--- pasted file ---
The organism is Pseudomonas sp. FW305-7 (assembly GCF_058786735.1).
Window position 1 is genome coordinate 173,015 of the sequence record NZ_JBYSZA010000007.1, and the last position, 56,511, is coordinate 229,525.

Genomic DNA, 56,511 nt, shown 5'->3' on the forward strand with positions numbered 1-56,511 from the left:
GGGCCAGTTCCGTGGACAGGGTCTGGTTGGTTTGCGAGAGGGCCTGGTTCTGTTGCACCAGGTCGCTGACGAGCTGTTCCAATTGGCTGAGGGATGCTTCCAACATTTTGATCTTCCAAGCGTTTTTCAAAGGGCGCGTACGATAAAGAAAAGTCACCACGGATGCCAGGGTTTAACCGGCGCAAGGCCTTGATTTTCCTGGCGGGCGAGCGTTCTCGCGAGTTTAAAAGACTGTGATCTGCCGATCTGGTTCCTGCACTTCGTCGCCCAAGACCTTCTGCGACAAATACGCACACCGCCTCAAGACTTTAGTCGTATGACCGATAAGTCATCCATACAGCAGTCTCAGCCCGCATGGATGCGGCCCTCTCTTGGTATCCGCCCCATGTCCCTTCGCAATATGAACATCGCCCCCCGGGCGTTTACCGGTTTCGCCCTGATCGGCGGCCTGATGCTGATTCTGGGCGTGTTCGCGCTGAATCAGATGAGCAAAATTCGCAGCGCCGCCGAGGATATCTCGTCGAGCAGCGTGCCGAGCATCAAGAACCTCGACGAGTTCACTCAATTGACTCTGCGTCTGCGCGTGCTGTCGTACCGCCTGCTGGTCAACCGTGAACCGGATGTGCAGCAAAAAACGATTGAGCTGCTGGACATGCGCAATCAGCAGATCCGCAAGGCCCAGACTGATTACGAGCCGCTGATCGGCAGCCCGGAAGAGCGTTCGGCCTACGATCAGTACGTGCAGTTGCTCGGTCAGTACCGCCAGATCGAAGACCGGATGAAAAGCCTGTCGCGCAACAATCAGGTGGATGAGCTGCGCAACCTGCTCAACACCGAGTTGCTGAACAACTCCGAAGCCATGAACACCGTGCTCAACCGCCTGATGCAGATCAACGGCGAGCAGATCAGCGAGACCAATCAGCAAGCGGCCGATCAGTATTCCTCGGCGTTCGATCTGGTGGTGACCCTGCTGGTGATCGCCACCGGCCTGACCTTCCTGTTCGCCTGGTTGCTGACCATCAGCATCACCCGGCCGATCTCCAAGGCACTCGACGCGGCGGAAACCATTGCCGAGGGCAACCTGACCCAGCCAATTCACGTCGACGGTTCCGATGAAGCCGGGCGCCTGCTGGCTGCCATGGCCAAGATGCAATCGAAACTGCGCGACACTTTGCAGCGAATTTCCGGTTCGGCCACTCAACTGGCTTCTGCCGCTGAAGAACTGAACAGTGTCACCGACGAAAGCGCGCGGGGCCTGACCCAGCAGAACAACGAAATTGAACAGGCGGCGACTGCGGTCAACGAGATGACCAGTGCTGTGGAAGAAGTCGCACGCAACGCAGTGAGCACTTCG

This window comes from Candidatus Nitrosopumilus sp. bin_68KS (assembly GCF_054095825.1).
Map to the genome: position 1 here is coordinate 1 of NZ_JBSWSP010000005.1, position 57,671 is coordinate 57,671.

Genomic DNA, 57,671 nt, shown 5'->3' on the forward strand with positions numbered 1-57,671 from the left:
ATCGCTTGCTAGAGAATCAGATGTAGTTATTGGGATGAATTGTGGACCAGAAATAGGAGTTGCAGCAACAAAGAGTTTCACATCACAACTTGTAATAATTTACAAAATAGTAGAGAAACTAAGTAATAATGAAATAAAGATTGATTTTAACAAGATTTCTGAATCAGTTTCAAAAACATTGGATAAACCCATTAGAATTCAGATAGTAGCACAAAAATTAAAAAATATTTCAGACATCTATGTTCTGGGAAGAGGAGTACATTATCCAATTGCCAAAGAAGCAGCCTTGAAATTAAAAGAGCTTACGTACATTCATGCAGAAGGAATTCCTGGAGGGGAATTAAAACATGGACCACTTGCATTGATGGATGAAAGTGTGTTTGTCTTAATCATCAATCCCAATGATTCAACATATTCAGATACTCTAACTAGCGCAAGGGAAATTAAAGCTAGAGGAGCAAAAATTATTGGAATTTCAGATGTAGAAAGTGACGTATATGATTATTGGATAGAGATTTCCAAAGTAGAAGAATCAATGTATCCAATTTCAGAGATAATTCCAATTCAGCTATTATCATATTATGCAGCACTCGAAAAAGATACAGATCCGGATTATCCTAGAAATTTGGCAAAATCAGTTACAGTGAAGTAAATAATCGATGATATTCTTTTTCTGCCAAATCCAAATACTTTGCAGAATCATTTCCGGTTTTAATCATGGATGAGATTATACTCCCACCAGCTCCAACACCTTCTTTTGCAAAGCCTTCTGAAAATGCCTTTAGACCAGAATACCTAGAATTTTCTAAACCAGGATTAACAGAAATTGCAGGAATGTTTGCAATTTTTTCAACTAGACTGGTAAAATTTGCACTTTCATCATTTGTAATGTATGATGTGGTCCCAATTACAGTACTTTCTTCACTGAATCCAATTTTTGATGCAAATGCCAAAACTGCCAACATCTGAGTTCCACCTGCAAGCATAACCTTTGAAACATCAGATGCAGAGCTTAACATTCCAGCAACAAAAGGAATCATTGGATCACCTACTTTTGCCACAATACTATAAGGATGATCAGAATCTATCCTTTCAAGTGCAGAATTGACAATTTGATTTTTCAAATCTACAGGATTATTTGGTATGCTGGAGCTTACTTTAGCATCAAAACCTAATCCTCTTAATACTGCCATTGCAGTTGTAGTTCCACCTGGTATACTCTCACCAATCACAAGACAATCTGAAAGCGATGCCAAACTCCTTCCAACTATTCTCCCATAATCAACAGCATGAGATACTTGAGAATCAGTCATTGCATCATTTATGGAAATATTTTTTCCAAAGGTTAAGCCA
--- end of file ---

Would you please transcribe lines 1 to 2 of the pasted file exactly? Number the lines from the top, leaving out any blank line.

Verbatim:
The organism is Pseudomonas sp. FW305-7 (assembly GCF_058786735.1).
Window position 1 is genome coordinate 173,015 of the sequence record NZ_JBYSZA010000007.1, and the last position, 56,511, is coordinate 229,525.